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Pod::WSDL(3)	      User Contributed Perl Documentation	  Pod::WSDL(3)

       Pod::WSDL - Creates WSDL	documents from (extended) pod

	 use Pod::WSDL;

	 my $pod = new Pod::WSDL(source	=> 'My::Server',
	   location => 'http://localhost/My/Server',
	   pretty => 1,
	   withDocumentation =>	1);

	 print $pod->WSDL;

DESCRIPTION - How to use Pod::WSDL
   Parsing the pod
       How does	Pod::WSDL work?	If you instantiate a Pod::WSDL object with the
       name of the module (or the path of the file, or an open filehandle)
       providing the web service like this

	 my $pwsdl = new Pod::WSDL(source => 'My::Module',
	       location	=> '');

       Pod::WSDL will try to find "My::Module" in @INC,	open the file, parse
       it for WSDL directives and prepare the information for WSDL output. By


       Pod::WSDL will output the WSDL document.	That's it.

       When using Pod::WSDL, the parser	expects	you to do the following:

       o Put the pod directly above the	subroutines which the web service's
	 client	is going to call. There	may be whitespace between the pod and
	 the sub declaration but nothing else.

       o Use the "=begin"/"=end" respectively the "=for" directives according
	 to standard pod: anything between "=begin WSDL" and "=end" will be
	 treated as pod. Anything composing a paragraph	together with "=for
	 WSDL" will be treated as pod.

       Any subroutine not preceeded by WSDL pod	will be	left unmentioned. Any
       standard	pod will be ignored (though, for an exception to this, see the
       section on own complex types below).

       The individual instructions for Pod::WSDL always	begin with a keyword,
       like "_RETURN" or "_DOC"	or "_FAULT". After this	different things may
       follow, according to the	specific type of instruction. The instruction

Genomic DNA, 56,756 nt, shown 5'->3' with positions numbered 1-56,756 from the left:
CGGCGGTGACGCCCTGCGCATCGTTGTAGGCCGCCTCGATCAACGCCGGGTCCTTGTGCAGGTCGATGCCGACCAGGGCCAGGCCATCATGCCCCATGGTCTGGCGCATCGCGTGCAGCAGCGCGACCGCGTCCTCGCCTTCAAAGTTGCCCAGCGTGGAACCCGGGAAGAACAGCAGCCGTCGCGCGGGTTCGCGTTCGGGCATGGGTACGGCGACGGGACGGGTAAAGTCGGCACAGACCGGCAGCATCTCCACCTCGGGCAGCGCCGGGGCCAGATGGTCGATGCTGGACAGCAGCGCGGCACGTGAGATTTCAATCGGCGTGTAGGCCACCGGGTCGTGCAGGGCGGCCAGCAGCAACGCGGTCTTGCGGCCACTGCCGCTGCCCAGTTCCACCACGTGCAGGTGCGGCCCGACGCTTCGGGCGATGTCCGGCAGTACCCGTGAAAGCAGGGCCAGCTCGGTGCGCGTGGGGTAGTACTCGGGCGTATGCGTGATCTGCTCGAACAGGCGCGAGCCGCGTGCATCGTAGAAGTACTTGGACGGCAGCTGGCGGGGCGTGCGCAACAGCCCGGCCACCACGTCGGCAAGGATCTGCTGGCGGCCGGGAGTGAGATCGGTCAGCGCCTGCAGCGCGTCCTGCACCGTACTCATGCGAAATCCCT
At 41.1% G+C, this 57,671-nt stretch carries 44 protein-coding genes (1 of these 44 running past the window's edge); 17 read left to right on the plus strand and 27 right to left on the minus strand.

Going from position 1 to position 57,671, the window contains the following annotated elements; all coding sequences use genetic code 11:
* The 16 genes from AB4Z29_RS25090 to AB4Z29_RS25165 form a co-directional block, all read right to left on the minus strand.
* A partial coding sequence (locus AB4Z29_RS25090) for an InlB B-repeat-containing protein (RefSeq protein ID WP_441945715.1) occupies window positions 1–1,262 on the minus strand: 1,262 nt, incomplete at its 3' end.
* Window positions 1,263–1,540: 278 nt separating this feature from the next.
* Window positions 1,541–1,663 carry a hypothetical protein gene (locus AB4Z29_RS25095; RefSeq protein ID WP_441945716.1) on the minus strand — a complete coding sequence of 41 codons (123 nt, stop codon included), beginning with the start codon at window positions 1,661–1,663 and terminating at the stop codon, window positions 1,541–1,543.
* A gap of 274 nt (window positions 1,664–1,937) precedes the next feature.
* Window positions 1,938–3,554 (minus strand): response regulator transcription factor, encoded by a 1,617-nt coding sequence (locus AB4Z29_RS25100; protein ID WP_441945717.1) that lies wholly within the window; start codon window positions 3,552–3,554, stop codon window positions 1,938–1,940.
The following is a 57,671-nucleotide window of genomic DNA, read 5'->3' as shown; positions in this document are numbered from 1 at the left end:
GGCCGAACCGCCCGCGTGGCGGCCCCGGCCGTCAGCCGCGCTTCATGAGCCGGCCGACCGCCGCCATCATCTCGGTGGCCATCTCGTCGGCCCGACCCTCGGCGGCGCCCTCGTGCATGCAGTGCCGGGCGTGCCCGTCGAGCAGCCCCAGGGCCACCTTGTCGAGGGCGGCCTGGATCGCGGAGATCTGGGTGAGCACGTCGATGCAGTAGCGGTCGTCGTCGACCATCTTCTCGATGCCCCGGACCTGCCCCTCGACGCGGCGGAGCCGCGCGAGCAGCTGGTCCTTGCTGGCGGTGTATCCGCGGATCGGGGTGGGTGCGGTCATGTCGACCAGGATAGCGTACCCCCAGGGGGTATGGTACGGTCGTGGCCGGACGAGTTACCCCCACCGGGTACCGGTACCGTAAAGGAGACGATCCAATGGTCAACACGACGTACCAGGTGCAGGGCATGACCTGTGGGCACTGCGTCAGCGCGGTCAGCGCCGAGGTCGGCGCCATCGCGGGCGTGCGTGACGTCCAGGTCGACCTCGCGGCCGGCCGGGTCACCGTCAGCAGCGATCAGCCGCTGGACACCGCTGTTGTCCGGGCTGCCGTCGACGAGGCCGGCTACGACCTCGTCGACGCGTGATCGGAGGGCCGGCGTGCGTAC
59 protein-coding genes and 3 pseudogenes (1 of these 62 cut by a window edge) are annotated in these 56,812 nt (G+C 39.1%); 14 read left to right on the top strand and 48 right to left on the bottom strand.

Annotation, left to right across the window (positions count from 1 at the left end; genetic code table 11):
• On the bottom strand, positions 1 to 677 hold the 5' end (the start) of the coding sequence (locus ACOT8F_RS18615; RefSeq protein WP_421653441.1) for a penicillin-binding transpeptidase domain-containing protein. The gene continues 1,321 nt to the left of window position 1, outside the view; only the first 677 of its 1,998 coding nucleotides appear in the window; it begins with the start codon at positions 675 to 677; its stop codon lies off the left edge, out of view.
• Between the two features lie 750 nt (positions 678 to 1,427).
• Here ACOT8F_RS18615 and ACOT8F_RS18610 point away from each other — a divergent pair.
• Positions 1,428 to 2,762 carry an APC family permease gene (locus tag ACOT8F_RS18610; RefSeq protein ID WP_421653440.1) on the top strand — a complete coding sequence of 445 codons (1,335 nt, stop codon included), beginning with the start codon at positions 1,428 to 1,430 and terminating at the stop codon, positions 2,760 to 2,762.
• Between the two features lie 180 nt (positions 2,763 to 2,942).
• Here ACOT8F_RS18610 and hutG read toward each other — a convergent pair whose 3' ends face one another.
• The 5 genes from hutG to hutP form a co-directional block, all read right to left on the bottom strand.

may take	one or more lines - everything up to the next line beginning
       with a keyword or the end of the	pod is belonging to the	current

   Describing Methods
       How do we use Pod::WSDL?	In describing a	web service's method we	have
       to say something	about parameters, return values	and faults. In
       addition	you might want to add some documentation to these items	and to
       the method itself.


       WSDL differentiates between in-,	out- and inout-parameters, so we do
       that, too. A different matter is	the question, if the client can	do
       this too, but now we are	talking	about possibilities, not actualities.

       The pod string describing a parameter has the structure



	 _IN foo $string This is a foo


	 _INOUT	bar @bar An array of bars

       You will	easily guess what "_IN", "_OUT"	and "_INOUT" stand for so we
       can move	on. "NAME" is the name of your parameter. It does not have any
       real function (the order	of the parameters being	the only important
       thing) but it is	nice to	have it	since in a WSDL	document the
       parameters need to have names. So instead of having Pod::WSDL